2. You have to ensure your model is running 100% correctly before attempting this. Debugging once the model gets called from the command line is much more difficult, so test your code to ensure it runs as expected (i.e., you can at least get the model fitting).

  3. Have your model fitting script be completely self-contained (i.e., able to read in the data, construct the model, modify it as needed, fit the model in parallel, and then save the output).

And here is how we do it

So, based on the NIMBLE example. The standard approach to fitting a model in parallel looks something like:


this_cluster <- makeCluster(4)

# Simulate some data
myData <- rgamma(1000, shape = 0.4, rate = 0.8)

# Create a function with all the needed code
run_MCMC_allcode <- function(seed, data) {
  myCode <- nimbleCode({
    a ~ dunif(0, 100)
    b ~ dnorm(0, 100)
    for (i in 1:length_y) {
      y[i] ~ dgamma(shape = a, rate = b)
  myModel <- nimbleModel(code = myCode,
                          data = list(y = data),
                          constants = list(length_y = 1000),
                          inits = list(a = 0.5, b = 0.5))
  CmyModel <- compileNimble(myModel)
  myMCMC <- buildMCMC(CmyModel)
  CmyMCMC <- compileNimble(myMCMC)
  results <- runMCMC(CmyMCMC, niter = 10000, setSeed = seed)

chain_output <- parLapply(cl = this_cluster, X = 1:4, 
                          fun = run_MCMC_allcode, 
                          data = myData)

# It's good practice to close the cluster when you're done with it.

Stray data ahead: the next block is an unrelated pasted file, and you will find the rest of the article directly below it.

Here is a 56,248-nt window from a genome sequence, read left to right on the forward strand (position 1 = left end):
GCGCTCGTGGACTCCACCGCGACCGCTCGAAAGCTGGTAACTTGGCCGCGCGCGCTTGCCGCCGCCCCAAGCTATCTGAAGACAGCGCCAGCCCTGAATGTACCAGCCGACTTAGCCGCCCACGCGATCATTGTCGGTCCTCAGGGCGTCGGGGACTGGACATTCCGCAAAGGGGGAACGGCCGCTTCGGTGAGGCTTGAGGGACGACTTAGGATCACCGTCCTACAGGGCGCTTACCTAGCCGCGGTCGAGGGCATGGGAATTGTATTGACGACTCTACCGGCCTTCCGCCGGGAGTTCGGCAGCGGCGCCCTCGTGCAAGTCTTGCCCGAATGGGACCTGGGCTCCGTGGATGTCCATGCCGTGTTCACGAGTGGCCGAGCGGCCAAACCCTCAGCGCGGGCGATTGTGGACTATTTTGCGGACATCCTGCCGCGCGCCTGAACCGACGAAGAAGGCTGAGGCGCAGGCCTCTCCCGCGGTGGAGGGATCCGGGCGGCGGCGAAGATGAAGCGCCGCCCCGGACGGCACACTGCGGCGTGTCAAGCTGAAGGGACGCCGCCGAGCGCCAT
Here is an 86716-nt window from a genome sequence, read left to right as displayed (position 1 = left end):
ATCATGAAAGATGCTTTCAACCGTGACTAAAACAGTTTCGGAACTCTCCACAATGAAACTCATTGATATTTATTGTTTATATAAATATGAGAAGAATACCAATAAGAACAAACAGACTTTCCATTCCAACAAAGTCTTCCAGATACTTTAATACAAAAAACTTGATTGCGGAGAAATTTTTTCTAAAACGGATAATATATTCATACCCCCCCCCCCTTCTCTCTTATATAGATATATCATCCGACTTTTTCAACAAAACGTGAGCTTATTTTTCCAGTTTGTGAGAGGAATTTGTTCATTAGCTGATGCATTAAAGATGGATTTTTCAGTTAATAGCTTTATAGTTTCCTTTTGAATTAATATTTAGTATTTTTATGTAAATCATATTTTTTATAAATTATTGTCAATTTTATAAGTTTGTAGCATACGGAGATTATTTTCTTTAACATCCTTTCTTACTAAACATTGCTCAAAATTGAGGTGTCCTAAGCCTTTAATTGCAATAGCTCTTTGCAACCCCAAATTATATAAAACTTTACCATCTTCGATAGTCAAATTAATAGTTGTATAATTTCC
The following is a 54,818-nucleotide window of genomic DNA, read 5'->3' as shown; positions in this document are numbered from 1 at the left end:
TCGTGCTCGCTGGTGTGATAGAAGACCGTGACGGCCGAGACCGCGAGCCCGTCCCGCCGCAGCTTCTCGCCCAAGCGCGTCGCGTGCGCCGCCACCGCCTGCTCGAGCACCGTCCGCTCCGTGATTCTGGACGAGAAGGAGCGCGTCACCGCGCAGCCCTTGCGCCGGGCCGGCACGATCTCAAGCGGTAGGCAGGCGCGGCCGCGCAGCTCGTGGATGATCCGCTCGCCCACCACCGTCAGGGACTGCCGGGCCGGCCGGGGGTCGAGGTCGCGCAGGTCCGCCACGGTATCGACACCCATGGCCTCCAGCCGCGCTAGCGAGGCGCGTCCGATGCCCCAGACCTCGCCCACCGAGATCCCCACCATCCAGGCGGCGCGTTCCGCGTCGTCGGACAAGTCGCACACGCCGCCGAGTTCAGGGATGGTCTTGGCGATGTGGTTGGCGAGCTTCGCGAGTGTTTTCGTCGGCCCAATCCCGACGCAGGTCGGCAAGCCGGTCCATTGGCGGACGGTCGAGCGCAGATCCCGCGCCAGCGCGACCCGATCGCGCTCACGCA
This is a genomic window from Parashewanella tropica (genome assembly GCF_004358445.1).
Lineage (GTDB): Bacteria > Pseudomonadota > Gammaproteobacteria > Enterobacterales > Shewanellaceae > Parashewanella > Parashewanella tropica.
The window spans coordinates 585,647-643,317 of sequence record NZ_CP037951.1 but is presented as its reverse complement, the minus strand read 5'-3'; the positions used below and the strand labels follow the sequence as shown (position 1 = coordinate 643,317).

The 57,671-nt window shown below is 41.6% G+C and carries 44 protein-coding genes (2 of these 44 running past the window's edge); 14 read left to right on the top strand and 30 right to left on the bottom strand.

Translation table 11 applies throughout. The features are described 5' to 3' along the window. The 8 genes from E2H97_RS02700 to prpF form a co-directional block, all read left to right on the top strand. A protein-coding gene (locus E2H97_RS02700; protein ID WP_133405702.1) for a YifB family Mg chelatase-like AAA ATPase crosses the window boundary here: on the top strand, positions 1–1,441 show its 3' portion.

Now, the makeCluster() function actually has a whole bunch of arguments, and the one I want to point your attention to is outfile. This argument, if specified with the file path to a text file, will direct the stdout and stderr connections to that text file (i.e., the stuff that normally gets reported in your R console when a function gets ran). Additionally, this file is opened in append mode, which means that the progress bar reporting that we lost by fitting the model in parallel slowly gets written to the file. So, if we change this_cluster <- makeCluster(4) to this_cluster <- makeCluster(4, outfile = paste0(getwd(),"/my_tmp_report.txt")) then the progress bars for each chain will simultaneously get written to my_tmp_report.txt in your current working directory.

But as I said, the output for every single chain gets added to this file, and so the progress bar is going to be much much longer (depending on the number of chains you ran). For example, when I ran a model with three chains the part of the output file that contained the progress bars looked something like: